One of the most moving pieces on the CD is the original "Apple Blossom," which matches Spalding's fresh young voice against Milton Nascimento's now craggier instrument and sharply accented English in the story of an old man remembering a lost love. It's especially poignant when Nascimento goes into his falsetto.
"When I'm writing lyrics," Spalding explains, "I always think of Stevie Wonder. Sometimes in a song I can imagine he was trying to find some inverted way to show and not tell — but then he just tells it. He just says it in plain English. I think of him as a very brave lyric writer."
KENNY AND KATHERYN: The death of his daughter pushed Werner as a composer.
On October 2, 2006, Kenny and Lorraine Werner received the worst news a parent can hear: their daughter Katheryn, 16, was dead, killed in a car accident. A few months after the funeral, they took up on a friend's offer of the use of a condo in Puerto Rico. It was the first time the couple had been alone together since the accident. "The bottom fell out," Werner tells me from his home in the Catskills. "We just slept for five days on couches. We never even made it to the bedroom." When they finally roused themselves, they began to meditate — something Werner says he's "a poor practitioner of." But as he slowly found a center, he began to write poetry — an affirmation of life's transcendence. The poetry became the core of a piece that he'd been commissioned to write nearly a year earlier but which he'd almost entirely forgotten in his grief.
Werner, who comes to Scullers on Tuesday with a quartet that includes the Dutch singer Benjamin Koppel, received the commission through MIT. It was conceived as a concerto for the school's wind ensemble, which is led by Fred Harris of the music faculty. "I had to ask Fred, 'What is a wind ensemble?' "
Writing on his computer, sending music to Harris for advice, he gradually produced a piece that was performed at MIT in May 2007, with saxophonist Joe Lovano and Lovano's wife, singer Judi Silvano, as the featured soloists. It became the central piece on the new Half Note release No Beginning, No End (Half Note), which won Werner a 2010 Guggenheim Fellowship.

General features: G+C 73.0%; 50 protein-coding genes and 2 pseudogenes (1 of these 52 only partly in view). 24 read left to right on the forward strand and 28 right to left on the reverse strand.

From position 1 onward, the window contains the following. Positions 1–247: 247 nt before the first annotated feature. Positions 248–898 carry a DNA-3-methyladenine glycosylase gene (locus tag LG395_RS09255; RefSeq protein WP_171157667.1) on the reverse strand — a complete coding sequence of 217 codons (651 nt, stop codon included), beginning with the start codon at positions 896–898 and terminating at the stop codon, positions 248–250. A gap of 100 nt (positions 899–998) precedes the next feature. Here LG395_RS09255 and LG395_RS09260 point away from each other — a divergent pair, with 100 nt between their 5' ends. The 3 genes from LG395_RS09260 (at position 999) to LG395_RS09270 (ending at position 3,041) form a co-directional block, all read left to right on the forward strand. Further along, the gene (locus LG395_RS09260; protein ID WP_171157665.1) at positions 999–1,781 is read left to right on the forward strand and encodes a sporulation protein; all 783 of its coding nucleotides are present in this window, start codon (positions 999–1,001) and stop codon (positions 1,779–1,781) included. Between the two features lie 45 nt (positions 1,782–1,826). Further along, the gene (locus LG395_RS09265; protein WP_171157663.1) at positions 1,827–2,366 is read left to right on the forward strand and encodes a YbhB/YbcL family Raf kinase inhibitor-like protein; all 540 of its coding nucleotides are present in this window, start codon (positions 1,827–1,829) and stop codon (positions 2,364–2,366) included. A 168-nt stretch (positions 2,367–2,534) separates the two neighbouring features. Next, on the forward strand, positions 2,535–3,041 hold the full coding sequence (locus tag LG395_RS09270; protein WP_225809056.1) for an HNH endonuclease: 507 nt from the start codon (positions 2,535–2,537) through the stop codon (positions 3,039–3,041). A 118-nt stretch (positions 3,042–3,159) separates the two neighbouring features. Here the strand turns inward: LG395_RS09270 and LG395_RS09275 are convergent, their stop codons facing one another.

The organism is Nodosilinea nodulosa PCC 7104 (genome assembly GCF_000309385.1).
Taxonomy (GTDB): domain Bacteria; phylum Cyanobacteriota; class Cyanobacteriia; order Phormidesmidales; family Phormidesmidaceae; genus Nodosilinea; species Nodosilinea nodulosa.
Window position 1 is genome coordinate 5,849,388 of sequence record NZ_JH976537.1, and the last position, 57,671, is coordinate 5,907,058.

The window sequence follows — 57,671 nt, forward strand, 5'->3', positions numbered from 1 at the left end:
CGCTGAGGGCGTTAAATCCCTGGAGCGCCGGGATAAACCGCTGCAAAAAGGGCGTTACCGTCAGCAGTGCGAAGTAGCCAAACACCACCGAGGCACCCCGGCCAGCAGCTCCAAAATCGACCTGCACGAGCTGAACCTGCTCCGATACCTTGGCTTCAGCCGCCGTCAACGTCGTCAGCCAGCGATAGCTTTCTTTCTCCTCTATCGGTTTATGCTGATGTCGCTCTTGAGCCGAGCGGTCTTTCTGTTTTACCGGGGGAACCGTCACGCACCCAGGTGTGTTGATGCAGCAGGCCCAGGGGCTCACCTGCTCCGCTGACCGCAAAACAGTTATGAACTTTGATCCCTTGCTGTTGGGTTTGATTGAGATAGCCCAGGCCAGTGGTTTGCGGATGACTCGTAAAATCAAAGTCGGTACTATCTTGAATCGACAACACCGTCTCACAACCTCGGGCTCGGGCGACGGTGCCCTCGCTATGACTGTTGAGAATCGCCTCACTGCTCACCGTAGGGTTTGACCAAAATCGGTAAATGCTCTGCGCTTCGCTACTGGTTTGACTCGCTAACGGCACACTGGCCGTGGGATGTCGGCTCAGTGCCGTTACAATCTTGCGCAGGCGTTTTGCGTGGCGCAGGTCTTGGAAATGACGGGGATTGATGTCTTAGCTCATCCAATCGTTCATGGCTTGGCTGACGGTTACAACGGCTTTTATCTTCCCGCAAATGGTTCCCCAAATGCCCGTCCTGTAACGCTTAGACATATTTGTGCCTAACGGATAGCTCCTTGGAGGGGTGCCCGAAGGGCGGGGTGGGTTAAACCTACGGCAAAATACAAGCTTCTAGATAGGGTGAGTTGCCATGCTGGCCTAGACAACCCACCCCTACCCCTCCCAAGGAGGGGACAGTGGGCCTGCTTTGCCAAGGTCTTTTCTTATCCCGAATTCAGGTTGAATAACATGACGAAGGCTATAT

Beginning with flutterings of voice, piano, and tenor saxophone, the piece builds to a full orchestra and a cataclysmic explosion of timpani before Lovano re-enters with querulous phrases, and then Silvano's voice over spare marimba tones and flute: "There is a flame, beyond all space and time." Over the course of five movements, it alternates dissonant turbulence, the grace of a brass chorale, touches of jazz swing, and a vast array of color. Through it all Lovano laces Werner's various motifs, and he wends his way in and out of the orchestration, moving imperceptibly from through-composed sections to improvisation. And Silvano has never sounded better. In one especially powerful moment, the orchestration clears for a moment as she sings, "You are always in my heart." There's a pause, she sings the line again, and here it modulates so that the word "heart" lands on a darkly radiant chord voiced by the entire ensemble.